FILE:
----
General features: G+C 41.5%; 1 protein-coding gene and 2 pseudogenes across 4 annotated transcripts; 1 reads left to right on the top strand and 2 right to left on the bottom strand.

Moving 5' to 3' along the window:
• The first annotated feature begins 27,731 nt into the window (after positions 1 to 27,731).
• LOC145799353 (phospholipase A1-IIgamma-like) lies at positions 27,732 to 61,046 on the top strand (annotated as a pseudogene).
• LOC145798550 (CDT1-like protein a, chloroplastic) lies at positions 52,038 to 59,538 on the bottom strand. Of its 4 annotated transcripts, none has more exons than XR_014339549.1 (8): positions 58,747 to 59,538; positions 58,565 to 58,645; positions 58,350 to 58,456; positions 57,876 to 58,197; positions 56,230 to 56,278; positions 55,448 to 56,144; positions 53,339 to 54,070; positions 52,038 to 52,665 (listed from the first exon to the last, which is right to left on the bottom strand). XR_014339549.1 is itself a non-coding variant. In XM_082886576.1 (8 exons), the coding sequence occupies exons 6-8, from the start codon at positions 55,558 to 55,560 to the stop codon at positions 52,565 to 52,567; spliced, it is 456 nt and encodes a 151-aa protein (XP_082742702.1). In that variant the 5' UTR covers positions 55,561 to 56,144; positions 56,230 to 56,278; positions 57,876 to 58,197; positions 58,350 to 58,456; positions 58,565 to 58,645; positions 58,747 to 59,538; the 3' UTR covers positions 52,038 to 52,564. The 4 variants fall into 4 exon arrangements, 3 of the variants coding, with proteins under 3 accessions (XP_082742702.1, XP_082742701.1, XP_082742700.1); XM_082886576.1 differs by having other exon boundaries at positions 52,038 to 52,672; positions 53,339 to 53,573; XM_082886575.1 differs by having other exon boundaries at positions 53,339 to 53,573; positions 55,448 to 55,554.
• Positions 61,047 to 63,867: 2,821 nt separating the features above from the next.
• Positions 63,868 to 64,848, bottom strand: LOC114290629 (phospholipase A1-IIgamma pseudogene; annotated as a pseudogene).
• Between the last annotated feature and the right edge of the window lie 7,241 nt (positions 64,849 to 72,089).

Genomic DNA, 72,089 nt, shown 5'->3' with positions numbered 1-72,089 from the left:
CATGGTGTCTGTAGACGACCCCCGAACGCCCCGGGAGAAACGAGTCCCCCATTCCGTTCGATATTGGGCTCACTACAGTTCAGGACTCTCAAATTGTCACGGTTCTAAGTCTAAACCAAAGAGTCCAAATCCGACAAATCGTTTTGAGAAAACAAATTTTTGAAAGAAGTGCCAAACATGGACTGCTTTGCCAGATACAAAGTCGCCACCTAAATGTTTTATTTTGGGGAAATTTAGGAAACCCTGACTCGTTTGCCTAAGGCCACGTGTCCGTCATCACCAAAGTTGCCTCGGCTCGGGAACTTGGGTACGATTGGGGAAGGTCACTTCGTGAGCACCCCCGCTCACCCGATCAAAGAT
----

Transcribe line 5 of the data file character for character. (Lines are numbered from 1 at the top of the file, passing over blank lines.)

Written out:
• LOC145798550 (CDT1-like protein a, chloroplastic) lies at positions 52,038 to 59,538 on the bottom strand. Of its 4 annotated transcripts, none has more exons than XR_014339549.1 (8): positions 58,747 to 59,538; positions 58,565 to 58,645; positions 58,350 to 58,456; positions 57,876 to 58,197; positions 56,230 to 56,278; positions 55,448 to 56,144; positions 53,339 to 54,070; positions 52,038 to 52,665 (listed from the first exon to the last, which is right to left on the bottom strand). XR_014339549.1 is itself a non-coding variant. In XM_082886576.1 (8 exons), the coding sequence occupies exons 6-8, from the start codon at positions 55,558 to 55,560 to the stop codon at positions 52,565 to 52,567; spliced, it is 456 nt and encodes a 151-aa protein (XP_082742702.1). In that variant the 5' UTR covers positions 55,561 to 56,144; positions 56,230 to 56,278; positions 57,876 to 58,197; positions 58,350 to 58,456; positions 58,565 to 58,645; positions 58,747 to 59,538; the 3' UTR covers positions 52,038 to 52,564. The 4 variants fall into 4 exon arrangements, 3 of the variants coding, with proteins under 3 accessions (XP_082742702.1, XP_082742701.1, XP_082742700.1); XM_082886576.1 differs by having other exon boundaries at positions 52,038 to 52,672; positions 53,339 to 53,573; XM_082886575.1 differs by having other exon boundaries at positions 53,339 to 53,573; positions 55,448 to 55,554.